Colstrip just keeps losing customers.
Oregon lawmakers have instructed that state’s largest utilities to cut the cord on coal power in the next 19 years, a move that will pull roughly 600,000 homes from Colstrip’s customer base.
The decision, made Wednesday, is expected to become law with the signature of Oregon Gov. Kate Brown, a Democrat. Dubbed the “Clean Electricity and Coal Transition” plan, Oregon Senate Bill 1546B doesn’t mention Colstrip specifically, but targets Pacific Power and Portland General Electric, both of which share ownership of Colstrip Units 3 and 4.
“For PGE, we can’t service our customers from coal generated energy after 2035,” said Steve Corson, PGE spokesman. “We have a minority share in the Colstrip plants. We own 20 percent of three and four.”
PGE’s share is worth about 300 megawatts, enough to electrify 300,000 homes. The company will have to decide later what to do with its Colstrip share, Corson said. The company persuaded lawmakers to give the company until 2035 to comply, specifically because its minority share in Colstrip limits its say in the power plant’s future. Initially, the plan called for PGE to end its coal power dependence by 2030.
Pacific Power’s share is of similar size, but its challenges for complying with the Oregon Legislature’s directive are much easier than PGE’s. Pacific has customers in six states and enough non-coal energy to service Oregon. The coal power Oregon lawmakers want out of its state, will simply go to Pacific customers in Idaho, California, Washington, Wyoming or Utah, the company told The Gazette.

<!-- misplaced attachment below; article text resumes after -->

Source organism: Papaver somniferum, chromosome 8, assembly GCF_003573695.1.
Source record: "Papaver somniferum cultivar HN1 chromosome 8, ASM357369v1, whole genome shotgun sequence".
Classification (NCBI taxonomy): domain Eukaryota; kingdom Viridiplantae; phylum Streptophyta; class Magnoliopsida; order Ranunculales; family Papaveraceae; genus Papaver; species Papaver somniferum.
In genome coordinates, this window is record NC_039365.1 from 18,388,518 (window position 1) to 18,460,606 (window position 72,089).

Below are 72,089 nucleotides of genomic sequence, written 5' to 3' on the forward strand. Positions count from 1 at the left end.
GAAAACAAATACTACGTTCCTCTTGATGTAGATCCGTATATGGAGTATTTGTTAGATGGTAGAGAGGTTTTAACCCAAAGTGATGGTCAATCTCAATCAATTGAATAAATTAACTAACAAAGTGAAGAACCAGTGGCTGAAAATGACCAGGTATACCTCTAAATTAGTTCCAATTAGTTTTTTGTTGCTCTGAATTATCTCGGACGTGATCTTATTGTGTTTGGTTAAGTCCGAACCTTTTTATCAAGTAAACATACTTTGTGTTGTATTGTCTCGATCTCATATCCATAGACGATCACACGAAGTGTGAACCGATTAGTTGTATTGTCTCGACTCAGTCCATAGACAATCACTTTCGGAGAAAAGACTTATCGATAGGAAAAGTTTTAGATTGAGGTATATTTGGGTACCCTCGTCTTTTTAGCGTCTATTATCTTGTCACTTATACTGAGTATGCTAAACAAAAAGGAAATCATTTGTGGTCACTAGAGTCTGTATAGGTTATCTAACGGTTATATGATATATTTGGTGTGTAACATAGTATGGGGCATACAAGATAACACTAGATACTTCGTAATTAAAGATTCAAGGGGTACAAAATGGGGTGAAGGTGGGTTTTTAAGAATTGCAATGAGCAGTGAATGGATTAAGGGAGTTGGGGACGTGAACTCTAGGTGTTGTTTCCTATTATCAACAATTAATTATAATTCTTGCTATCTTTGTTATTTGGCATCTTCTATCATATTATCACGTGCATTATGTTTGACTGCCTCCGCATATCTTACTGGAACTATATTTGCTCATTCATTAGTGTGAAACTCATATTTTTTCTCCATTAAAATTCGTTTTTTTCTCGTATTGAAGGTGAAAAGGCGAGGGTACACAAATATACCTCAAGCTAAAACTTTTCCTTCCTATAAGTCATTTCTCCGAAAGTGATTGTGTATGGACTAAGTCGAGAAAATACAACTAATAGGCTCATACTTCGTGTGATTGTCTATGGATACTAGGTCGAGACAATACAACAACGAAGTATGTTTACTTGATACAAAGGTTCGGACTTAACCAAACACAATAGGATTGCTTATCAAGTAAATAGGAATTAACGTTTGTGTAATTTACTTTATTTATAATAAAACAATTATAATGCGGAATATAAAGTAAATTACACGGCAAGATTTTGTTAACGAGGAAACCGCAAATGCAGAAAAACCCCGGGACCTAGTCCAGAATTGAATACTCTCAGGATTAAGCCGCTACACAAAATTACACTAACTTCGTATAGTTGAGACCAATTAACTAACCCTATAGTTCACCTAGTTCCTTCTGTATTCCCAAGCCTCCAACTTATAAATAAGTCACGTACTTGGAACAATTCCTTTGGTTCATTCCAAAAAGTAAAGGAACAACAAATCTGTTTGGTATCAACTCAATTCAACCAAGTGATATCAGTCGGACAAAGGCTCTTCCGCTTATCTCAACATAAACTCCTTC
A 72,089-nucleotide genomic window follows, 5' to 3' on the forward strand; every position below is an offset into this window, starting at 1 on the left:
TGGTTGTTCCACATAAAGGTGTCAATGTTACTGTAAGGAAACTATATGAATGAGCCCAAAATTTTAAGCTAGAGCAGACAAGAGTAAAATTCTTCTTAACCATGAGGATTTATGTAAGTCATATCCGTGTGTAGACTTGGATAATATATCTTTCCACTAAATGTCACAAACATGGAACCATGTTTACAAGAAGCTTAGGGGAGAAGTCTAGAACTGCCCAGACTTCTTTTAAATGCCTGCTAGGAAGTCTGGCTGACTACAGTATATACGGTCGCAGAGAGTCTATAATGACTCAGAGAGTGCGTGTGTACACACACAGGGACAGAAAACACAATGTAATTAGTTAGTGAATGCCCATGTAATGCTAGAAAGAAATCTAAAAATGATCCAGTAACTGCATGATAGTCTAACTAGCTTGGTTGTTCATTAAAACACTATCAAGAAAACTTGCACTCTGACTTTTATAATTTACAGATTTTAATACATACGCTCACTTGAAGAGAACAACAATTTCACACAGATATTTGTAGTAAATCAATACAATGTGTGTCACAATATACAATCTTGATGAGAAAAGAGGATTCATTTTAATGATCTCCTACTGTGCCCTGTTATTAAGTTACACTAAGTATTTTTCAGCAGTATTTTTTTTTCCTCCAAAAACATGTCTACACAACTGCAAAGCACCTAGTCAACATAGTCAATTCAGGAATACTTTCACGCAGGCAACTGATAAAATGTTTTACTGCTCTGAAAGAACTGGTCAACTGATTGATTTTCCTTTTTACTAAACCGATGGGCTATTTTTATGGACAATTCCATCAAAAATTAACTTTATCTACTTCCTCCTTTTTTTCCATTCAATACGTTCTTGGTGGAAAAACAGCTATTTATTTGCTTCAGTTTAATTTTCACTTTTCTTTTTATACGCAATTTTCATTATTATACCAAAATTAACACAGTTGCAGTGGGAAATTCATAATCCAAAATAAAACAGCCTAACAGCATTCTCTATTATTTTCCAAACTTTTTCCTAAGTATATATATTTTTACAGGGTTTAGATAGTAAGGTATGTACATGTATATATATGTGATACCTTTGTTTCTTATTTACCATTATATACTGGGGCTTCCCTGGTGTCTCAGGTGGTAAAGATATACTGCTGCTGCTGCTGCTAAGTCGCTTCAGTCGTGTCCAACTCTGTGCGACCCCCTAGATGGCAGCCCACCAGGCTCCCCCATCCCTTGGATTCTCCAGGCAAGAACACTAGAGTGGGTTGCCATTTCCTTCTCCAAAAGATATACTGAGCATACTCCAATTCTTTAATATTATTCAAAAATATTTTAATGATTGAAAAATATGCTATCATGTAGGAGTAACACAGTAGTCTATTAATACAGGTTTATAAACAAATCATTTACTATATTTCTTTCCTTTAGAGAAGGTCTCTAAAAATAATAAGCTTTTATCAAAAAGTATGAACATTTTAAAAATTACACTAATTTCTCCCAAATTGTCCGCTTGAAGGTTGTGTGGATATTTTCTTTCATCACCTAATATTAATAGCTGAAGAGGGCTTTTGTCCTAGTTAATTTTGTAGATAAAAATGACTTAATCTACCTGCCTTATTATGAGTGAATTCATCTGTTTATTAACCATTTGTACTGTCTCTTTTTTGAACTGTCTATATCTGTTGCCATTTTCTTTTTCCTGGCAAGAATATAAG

Because of Pacific’s easier path to compliance, Oregon lawmakers gave the utility less time than PGE. Pacific has to stop sending coal to Oregon by 2030.
The Oregon plan casts a new shadow of doubt over Colstrip’s already shaky future. In Washington state, Puget Sound Energy, which has 1.1 million customers and owns half of Colstrip Units 1 and 2, is under pressure to shutter the power generation facility’s two oldest steam plants.
Washington’s Legislature is working on an Colstrip exit plan for Puget Sound Energy that would get the utility out of southeast Montana within eight years.
The state’s Utility and Transportation Commission instructed the Puget Sound Energy to come up with a price for decommissioning Units 1 and 2. And last month Puget Sound Energy set the price tag on shutting down the units and cleaning up their environmental mess at $130 million to $200 million.
Puget Sound’s scenario would involve making it worthwhile for co-owner Talen Energy to participate. Talen and the Puget Sound Energy share ownership of Units 1 and 2 equally.
Both in Washington and Oregon, the drive to get out of Colstrip comes from consumers and environmentalists who want nothing to do with coal-fired power because of worries about climate change and public health.
The Colstrip Power Plant is the nation's 15th-largest producer of greenhouse gases, emitting 13.5 million metric tons annually, according to the EPA. Units 1 and 2 are its oldest and biggest polluters.
Proponents of the Oregon’s clean electricity plan say the legislation will reduce the carbon pollution in western states by 30 million metric tons, equal to taking 6.4 million cars off the road.
Montana Sen. Duane Ankney, R-Colstrip, said he doesn’t think the proponents of cutting coal power to Oregon and Washington are being honest with ratepayers about how much the move will cost.
“If the Washington people want to cut coal by wire, then fine. They have that right to do what they’re going to do,” Ankney said. “But damn, tell them what it’s going to cost.”
Colstrip Power Plant is serviced by a company town of the same name, with little purpose other than mining and burning coal to power Pacific Northwest cities.